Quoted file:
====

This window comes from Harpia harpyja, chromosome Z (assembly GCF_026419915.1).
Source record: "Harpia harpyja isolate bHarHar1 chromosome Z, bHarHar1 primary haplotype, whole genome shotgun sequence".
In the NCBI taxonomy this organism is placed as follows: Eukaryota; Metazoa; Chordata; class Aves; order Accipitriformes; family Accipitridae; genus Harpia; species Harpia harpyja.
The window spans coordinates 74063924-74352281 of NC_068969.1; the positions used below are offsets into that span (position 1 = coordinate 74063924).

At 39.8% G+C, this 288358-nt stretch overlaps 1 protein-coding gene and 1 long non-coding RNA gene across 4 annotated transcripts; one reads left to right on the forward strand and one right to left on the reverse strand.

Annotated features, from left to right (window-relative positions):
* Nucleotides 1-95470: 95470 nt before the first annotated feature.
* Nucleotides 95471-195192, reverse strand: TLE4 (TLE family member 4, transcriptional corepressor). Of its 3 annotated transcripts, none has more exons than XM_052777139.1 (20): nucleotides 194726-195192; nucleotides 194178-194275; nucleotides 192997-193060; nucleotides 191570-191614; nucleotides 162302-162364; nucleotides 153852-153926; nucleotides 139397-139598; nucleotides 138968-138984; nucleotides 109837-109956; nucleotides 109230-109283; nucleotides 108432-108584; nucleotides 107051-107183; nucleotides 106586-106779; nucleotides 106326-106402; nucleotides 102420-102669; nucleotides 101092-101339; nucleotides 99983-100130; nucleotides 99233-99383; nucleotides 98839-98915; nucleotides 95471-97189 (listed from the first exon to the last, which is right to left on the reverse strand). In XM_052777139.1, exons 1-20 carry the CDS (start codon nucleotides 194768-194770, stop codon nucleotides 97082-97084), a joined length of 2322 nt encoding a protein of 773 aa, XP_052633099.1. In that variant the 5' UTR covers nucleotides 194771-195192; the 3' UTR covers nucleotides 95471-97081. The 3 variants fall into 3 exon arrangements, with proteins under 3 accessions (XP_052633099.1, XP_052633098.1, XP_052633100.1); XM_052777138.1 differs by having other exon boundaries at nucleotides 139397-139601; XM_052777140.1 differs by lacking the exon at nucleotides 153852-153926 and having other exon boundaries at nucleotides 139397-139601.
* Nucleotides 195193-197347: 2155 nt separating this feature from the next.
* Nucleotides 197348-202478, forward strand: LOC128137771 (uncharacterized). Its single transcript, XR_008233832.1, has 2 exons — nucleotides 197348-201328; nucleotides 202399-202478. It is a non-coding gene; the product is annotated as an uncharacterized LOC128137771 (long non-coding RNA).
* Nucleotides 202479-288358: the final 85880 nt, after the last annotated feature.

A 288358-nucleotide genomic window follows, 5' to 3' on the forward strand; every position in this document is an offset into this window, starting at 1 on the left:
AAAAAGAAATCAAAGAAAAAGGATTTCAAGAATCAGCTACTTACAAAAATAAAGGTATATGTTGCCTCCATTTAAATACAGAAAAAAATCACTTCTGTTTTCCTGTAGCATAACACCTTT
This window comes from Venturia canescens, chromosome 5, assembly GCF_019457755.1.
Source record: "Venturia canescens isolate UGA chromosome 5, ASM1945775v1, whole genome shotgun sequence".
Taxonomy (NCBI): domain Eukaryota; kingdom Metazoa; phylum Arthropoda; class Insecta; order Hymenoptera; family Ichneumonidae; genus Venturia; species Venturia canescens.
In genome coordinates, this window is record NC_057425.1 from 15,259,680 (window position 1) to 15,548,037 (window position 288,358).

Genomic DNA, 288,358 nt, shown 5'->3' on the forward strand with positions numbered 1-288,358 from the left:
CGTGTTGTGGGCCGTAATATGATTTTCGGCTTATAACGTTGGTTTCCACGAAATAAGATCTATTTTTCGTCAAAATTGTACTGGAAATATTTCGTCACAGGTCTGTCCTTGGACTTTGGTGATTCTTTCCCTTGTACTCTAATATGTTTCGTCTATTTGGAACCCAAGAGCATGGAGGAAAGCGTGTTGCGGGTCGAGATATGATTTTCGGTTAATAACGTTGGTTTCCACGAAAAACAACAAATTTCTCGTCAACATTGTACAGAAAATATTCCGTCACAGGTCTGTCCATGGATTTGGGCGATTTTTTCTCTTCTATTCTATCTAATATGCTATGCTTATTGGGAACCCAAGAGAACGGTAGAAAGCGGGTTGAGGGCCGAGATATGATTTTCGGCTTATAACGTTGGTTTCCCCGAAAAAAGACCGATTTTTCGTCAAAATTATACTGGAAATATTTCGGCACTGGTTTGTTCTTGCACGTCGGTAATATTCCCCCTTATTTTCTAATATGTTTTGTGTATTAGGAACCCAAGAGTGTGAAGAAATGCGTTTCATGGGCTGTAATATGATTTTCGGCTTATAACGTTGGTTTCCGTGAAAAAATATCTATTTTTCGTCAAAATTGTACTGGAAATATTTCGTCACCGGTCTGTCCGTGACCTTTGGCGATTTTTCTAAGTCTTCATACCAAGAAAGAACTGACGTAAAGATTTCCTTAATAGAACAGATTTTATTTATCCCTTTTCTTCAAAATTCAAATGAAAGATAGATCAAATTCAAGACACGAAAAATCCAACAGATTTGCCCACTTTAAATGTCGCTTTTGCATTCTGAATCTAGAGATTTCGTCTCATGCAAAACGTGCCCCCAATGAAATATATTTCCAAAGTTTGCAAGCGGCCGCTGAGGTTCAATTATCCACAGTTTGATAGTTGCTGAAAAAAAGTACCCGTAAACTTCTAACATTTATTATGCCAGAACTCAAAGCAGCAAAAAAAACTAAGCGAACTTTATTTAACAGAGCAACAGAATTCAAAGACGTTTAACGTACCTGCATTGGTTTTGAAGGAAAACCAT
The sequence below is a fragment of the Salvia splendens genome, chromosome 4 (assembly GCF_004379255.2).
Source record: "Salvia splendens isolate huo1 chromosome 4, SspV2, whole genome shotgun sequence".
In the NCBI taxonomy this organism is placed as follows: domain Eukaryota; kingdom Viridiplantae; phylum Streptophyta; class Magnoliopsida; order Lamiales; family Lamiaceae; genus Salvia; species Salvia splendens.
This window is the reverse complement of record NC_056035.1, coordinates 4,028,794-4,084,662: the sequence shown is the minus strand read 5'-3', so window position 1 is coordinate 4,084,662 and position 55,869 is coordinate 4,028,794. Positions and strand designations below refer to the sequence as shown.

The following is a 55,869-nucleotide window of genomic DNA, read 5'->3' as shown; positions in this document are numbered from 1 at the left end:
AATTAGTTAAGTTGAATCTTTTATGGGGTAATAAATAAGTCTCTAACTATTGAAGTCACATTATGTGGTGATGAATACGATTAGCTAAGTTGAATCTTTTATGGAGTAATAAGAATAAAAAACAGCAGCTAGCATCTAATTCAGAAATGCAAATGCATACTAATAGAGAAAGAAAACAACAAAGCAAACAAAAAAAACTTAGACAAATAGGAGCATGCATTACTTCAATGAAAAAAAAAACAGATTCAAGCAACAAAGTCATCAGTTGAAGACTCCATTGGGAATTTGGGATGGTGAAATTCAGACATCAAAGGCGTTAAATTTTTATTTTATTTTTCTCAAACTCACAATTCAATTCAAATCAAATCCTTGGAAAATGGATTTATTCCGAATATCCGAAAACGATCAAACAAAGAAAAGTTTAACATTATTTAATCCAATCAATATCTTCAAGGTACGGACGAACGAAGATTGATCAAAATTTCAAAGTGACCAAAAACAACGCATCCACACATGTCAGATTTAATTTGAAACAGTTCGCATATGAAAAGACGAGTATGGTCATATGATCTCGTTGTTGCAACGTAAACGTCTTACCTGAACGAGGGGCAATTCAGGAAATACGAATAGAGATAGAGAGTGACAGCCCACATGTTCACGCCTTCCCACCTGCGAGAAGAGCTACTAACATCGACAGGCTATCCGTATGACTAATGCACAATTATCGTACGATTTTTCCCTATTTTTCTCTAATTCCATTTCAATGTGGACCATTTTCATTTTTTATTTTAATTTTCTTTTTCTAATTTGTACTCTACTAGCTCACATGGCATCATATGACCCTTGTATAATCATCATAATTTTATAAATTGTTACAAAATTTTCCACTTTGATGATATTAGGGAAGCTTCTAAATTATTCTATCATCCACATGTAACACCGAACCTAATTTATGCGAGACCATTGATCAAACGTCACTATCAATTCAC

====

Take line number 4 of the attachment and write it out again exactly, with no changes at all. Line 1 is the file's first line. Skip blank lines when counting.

The window spans coordinates 74063924-74352281 of NC_068969.1; the positions used below are offsets into that span (position 1 = coordinate 74063924).